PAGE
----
Are you prepared to give away a portion of your feast this Thanksgiving? I’m not talking about the soup kitchen, the church potluck, or even your lonely next-door neighbor. If you lived in Korea, you would fix a nice plateful or two of turkey and dressing and take a walk to … the graveyard. I’m not sure how the dead, lacking useable lips and pallets, are expected to enjoy the feast. Personally, I wouldn’t wait around to observe.
Perhaps you have Vietnamese heritage and your children are practicing the lion dance. Yeah, I have boys, too. They practice all year. Or you are preparing moon-cakes to celebrate the moon, bringer of the harvest. Or you’re having an oil massage like the people of India do to prepare for Thanksgiving.
Sorry husbands, I think a plane full of women just left for India.
Ah… perhaps you have some bread all chunked into little cubes, sitting on the countertop until it’s dry beyond edible. After awhile, you plan to dump milk and some raw eggs on it, throw in a dash of everything in your spice cupboard, stir it until it gloops like a pair of rubber boots traipsing through a sticky barnyard, and then stuff it into the body cavities of a freshly slaughtered fowl. Sound more like it?
I set out to write an article on strange customs of Thanksgiving in other lands, but the problem is, not much sounds as unreasonable as some of our own customs.
Even if you have escaped the love of stuffing, dressing or filling, perhaps you still have the Canadian penchant for Jello. We begin with a product made of “long, stringy animal-based proteins called collagen,” according to LIVESCIENCE. We flavor it with colors and sweeteners, let it set until it’s the consistency of a half-cooked snail, suspend all kinds of fruits and vegetables in the floating mass, and call it salad. Some of us add some form of processed milk that’s been through various stages of rot to enhance it.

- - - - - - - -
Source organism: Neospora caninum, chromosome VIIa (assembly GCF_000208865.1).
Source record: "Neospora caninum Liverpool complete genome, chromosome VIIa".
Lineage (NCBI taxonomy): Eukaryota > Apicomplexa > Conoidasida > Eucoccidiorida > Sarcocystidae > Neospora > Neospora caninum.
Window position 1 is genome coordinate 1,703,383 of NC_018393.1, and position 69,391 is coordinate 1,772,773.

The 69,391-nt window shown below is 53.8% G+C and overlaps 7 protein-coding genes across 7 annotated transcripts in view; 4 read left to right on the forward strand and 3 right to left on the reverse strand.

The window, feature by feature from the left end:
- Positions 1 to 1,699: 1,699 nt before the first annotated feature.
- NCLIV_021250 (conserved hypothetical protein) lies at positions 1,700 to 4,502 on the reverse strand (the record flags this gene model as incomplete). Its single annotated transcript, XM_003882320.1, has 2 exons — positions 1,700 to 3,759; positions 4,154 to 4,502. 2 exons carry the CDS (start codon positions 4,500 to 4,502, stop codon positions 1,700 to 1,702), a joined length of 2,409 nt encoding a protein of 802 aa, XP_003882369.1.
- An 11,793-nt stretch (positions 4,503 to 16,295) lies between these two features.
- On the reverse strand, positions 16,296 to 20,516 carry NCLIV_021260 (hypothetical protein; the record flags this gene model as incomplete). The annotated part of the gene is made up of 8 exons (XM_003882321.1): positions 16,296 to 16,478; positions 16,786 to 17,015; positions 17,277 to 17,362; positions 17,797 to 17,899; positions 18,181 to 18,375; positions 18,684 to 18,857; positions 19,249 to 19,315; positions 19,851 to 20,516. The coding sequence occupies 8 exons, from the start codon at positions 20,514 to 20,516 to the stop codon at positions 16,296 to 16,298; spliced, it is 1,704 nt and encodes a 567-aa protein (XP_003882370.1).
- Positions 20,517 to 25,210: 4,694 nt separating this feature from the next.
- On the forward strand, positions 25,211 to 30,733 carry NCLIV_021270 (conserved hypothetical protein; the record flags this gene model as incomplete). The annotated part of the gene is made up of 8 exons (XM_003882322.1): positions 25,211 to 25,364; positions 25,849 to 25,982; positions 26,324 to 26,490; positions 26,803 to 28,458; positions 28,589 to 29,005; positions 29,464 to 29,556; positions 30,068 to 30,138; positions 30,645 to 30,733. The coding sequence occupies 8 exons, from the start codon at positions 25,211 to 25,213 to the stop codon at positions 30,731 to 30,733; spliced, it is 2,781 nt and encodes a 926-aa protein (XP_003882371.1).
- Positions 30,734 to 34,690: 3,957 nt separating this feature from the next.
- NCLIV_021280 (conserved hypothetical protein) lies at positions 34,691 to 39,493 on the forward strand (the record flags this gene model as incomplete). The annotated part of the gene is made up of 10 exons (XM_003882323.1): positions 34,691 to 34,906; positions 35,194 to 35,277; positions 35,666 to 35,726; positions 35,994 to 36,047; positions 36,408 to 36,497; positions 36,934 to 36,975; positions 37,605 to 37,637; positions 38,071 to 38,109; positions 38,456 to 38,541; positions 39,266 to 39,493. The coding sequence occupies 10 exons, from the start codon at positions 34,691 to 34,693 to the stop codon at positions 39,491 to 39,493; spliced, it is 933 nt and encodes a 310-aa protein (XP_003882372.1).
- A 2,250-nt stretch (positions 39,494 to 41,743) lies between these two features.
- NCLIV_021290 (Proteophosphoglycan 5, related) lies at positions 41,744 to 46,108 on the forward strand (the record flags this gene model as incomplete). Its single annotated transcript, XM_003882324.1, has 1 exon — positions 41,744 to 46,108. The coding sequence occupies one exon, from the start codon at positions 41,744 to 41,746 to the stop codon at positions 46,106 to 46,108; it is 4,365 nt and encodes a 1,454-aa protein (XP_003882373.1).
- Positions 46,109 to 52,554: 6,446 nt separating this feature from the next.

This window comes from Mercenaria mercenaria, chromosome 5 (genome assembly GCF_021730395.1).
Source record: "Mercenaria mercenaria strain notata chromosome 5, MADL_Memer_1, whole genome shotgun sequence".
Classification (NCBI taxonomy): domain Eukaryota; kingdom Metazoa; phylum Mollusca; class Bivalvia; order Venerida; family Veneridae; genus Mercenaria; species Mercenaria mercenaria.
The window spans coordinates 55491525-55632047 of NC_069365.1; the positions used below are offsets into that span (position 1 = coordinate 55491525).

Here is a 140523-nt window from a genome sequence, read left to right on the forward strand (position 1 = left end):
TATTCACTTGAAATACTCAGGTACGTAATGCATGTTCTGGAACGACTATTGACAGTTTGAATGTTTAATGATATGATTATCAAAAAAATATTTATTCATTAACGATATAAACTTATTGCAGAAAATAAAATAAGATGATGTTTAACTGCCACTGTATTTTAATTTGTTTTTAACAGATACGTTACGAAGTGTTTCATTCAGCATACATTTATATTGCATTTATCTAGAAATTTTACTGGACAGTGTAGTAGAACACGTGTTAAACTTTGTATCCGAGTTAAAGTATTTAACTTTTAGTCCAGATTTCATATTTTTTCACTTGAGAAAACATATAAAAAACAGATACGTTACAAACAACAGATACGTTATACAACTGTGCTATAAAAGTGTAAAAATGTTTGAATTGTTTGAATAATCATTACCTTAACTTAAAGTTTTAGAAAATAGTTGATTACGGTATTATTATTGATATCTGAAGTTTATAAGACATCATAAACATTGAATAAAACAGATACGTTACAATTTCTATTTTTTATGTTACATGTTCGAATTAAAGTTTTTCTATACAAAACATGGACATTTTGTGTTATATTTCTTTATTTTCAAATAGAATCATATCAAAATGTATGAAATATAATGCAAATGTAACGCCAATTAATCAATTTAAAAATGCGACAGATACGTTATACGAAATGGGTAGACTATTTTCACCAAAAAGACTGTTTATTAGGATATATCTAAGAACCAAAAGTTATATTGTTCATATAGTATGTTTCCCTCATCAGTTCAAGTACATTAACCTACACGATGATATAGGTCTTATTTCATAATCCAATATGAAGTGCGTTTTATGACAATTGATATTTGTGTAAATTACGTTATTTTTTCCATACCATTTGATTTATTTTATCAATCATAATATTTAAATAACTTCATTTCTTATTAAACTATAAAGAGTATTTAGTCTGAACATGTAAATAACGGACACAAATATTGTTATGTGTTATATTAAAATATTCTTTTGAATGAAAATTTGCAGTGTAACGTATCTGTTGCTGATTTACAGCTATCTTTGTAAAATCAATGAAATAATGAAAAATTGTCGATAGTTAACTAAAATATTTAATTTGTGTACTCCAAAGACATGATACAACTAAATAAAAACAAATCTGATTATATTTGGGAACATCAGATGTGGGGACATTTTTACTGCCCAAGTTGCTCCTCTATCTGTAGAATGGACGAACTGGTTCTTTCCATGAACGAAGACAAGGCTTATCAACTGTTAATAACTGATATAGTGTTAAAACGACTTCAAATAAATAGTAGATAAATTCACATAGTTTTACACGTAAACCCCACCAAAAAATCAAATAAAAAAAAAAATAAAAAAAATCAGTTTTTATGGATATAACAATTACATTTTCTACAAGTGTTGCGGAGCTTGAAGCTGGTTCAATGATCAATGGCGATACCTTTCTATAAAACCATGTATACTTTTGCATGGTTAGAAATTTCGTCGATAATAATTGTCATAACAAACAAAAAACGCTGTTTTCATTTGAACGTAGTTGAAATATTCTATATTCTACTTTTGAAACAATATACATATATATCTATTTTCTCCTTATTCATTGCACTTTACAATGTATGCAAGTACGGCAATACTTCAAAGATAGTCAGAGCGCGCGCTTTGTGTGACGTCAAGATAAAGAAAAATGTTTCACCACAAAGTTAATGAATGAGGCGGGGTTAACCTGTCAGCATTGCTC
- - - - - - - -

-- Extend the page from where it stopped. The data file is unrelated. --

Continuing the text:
How could I call a moon cake, made of duck eggs and lotus seed paste, strange?
In many cultures, heirloom treasures are unwrapped and polished and set in prominent places on feast days. In my home, I will cover up a perfectly lovely, though somewhat dinted, wooden family treasure with a grease-spattered linen cloth. The plates of turkey, stuffing, squash and mashed potatoes will then be strategically placed to cover these grease drippings of spent feasts. We will sit at this table, clutching miniscule rice-paper artwork in our laps during the meal, and use these delicate tissues to wipe our turmeric-stained faces when we finish. This, we are convinced, is cultured.
On Thanksgiving morning, Canadians bask in a hot shower, unaware they are part of a five per cent minority who enjoys that luxury. We spend the hours until dinner complaining about road closures and the refusal of nature to meet our demands for sun every weekend of the summer past.
As we gather at the table, we will be reminded to name something in life we can be thankful for. Some of us will wring our rice-paper artwork into wrinkles as we struggle to identify a blessing. When the meal is over, we will continue our litany of complaint for the other 364 days and 23 hours of the year.
But for that one hallowed hour at dinner, Canada will be thankful. In spite of soggy bread and floating vegetables. That makes the gathering around the Thanksgiving table a very